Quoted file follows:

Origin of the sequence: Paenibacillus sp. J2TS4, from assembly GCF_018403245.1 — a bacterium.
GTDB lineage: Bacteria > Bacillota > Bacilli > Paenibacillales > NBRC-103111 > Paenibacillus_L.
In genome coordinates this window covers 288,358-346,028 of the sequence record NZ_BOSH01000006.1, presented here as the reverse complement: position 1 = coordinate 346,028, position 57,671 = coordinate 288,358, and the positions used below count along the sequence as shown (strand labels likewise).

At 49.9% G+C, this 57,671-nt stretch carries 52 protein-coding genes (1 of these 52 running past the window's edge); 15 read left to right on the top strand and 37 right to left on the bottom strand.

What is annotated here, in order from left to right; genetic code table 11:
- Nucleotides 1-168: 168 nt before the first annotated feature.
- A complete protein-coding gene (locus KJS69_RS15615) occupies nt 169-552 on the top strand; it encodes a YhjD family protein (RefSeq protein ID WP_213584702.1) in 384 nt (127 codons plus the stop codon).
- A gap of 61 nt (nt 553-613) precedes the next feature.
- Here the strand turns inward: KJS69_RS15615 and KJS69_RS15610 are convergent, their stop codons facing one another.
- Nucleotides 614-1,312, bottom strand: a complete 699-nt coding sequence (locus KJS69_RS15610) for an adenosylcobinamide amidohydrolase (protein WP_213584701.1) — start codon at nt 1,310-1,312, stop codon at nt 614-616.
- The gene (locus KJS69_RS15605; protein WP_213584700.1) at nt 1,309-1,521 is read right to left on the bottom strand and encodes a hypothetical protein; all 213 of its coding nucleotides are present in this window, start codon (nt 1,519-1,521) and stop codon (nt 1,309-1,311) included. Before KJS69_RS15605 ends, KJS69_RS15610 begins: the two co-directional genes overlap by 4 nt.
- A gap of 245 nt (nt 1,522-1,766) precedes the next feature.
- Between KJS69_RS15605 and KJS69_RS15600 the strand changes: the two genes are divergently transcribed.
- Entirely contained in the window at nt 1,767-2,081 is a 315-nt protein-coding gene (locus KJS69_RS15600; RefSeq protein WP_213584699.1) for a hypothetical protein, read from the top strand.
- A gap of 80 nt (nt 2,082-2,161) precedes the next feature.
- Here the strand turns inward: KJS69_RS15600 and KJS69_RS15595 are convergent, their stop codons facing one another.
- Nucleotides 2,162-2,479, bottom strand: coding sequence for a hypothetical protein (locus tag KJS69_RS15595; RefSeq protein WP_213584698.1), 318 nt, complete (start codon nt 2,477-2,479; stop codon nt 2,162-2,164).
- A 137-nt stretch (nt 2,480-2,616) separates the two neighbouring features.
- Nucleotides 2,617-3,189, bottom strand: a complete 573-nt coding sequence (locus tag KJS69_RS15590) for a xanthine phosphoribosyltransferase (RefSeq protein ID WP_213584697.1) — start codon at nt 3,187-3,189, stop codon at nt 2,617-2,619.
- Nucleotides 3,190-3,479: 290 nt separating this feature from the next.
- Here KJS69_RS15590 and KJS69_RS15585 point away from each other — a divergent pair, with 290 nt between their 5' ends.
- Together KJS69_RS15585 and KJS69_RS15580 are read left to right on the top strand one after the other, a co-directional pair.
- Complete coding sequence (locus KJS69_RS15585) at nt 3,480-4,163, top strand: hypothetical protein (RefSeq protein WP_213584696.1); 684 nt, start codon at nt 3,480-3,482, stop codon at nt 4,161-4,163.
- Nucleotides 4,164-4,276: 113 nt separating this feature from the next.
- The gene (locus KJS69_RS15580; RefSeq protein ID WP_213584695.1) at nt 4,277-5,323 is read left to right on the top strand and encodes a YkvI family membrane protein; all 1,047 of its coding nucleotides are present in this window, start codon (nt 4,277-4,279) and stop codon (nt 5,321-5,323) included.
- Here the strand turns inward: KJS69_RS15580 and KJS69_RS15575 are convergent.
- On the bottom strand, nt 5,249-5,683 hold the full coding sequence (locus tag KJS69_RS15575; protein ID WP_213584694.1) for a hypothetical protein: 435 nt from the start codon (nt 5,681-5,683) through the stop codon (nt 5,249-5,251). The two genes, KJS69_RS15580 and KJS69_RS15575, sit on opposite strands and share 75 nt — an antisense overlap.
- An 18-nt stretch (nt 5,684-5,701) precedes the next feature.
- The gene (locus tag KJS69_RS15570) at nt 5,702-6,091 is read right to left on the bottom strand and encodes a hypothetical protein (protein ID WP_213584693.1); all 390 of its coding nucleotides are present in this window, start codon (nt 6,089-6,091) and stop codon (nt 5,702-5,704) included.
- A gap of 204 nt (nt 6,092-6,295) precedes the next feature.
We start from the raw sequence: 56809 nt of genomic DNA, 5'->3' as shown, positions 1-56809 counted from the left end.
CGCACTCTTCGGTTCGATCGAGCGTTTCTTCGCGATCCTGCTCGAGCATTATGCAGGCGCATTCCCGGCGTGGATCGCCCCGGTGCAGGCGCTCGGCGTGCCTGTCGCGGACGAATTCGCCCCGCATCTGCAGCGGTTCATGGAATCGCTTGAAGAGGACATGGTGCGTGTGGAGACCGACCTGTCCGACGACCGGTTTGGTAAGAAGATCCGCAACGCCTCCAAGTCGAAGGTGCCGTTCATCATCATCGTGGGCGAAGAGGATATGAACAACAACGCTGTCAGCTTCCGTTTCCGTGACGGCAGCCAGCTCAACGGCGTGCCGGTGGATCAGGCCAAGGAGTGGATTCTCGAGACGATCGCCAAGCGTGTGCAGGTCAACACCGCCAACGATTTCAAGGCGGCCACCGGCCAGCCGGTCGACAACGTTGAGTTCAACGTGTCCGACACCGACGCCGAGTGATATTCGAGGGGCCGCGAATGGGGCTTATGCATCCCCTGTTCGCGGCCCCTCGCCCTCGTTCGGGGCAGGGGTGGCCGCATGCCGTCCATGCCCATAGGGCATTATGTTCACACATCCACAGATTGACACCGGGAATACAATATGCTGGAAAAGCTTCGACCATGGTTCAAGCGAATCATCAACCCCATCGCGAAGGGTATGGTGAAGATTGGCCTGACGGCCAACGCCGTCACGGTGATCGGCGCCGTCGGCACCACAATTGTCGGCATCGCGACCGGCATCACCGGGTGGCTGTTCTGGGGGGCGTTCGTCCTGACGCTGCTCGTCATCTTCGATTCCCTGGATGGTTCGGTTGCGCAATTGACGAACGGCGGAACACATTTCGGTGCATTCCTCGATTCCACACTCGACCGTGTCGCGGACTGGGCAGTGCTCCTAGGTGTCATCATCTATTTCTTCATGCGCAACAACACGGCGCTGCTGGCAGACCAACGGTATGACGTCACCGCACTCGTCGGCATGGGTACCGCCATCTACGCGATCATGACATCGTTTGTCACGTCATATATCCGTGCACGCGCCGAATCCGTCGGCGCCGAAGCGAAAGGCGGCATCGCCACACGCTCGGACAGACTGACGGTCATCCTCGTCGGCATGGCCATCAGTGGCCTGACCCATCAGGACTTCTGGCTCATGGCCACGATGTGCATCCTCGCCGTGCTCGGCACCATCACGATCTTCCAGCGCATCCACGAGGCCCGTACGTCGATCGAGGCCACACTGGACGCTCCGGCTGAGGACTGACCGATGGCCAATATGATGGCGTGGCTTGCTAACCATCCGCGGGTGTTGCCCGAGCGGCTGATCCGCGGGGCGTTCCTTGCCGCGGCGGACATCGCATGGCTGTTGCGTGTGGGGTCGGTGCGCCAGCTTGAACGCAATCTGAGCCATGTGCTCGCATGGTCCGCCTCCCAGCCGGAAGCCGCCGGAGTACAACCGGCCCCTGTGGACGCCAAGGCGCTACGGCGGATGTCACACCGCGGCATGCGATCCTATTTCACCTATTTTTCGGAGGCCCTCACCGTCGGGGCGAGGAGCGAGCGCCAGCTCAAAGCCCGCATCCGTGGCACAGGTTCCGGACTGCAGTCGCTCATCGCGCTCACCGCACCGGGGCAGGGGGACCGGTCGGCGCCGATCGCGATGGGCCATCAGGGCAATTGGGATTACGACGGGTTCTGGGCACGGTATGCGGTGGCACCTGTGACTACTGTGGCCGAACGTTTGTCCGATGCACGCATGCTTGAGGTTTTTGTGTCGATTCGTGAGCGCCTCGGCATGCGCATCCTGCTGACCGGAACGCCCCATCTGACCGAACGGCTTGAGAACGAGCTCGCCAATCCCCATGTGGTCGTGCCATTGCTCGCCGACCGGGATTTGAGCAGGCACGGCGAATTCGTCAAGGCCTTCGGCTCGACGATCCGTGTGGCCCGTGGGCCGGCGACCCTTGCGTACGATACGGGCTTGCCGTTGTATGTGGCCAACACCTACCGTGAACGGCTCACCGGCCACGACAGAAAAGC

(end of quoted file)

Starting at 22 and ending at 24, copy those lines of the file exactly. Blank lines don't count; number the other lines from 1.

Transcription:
- Together KJS69_RS15585 and KJS69_RS15580 are read left to right on the top strand one after the other, a co-directional pair.
- Complete coding sequence (locus KJS69_RS15585) at nt 3,480-4,163, top strand: hypothetical protein (RefSeq protein WP_213584696.1); 684 nt, start codon at nt 3,480-3,482, stop codon at nt 4,161-4,163.
- Nucleotides 4,164-4,276: 113 nt separating this feature from the next.